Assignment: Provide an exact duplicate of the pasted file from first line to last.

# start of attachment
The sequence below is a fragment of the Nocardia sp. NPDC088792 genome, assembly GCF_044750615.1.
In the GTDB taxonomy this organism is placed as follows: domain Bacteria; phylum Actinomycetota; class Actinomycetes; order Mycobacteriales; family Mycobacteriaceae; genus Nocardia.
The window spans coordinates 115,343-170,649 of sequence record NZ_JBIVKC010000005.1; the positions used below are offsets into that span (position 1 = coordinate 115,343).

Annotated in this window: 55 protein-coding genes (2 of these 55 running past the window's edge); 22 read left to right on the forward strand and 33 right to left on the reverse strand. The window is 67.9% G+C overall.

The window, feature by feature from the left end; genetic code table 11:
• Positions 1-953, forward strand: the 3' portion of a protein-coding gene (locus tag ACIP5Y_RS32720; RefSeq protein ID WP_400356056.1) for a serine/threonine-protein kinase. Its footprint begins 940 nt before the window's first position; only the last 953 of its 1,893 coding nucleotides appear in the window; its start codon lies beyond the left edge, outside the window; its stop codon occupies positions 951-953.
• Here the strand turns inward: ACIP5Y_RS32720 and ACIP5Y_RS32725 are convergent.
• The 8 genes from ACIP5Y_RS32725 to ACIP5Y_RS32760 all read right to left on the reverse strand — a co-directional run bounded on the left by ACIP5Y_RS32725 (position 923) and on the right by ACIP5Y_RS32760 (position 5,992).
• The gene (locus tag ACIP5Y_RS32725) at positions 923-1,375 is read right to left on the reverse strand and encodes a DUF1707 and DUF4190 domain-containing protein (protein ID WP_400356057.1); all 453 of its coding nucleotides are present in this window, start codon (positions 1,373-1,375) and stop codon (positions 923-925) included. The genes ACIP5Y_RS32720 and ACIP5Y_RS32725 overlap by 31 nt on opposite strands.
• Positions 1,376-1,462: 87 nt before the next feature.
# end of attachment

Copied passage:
The sequence below is a fragment of the Nocardia sp. NPDC088792 genome, assembly GCF_044750615.1.
In the GTDB taxonomy this organism is placed as follows: domain Bacteria; phylum Actinomycetota; class Actinomycetes; order Mycobacteriales; family Mycobacteriaceae; genus Nocardia.
The window spans coordinates 115,343-170,649 of sequence record NZ_JBIVKC010000005.1; the positions used below are offsets into that span (position 1 = coordinate 115,343).

Annotated in this window: 55 protein-coding genes (2 of these 55 running past the window's edge); 22 read left to right on the forward strand and 33 right to left on the reverse strand. The window is 67.9% G+C overall.

The window, feature by feature from the left end; genetic code table 11:
• Positions 1-953, forward strand: the 3' portion of a protein-coding gene (locus tag ACIP5Y_RS32720; RefSeq protein ID WP_400356056.1) for a serine/threonine-protein kinase. Its footprint begins 940 nt before the window's first position; only the last 953 of its 1,893 coding nucleotides appear in the window; its start codon lies beyond the left edge, outside the window; its stop codon occupies positions 951-953.
• Here the strand turns inward: ACIP5Y_RS32720 and ACIP5Y_RS32725 are convergent.
• The 8 genes from ACIP5Y_RS32725 to ACIP5Y_RS32760 all read right to left on the reverse strand — a co-directional run bounded on the left by ACIP5Y_RS32725 (position 923) and on the right by ACIP5Y_RS32760 (position 5,992).
• The gene (locus tag ACIP5Y_RS32725) at positions 923-1,375 is read right to left on the reverse strand and encodes a DUF1707 and DUF4190 domain-containing protein (protein ID WP_400356057.1); all 453 of its coding nucleotides are present in this window, start codon (positions 1,373-1,375) and stop codon (positions 923-925) included. The genes ACIP5Y_RS32720 and ACIP5Y_RS32725 overlap by 31 nt on opposite strands.
• Positions 1,376-1,462: 87 nt before the next feature.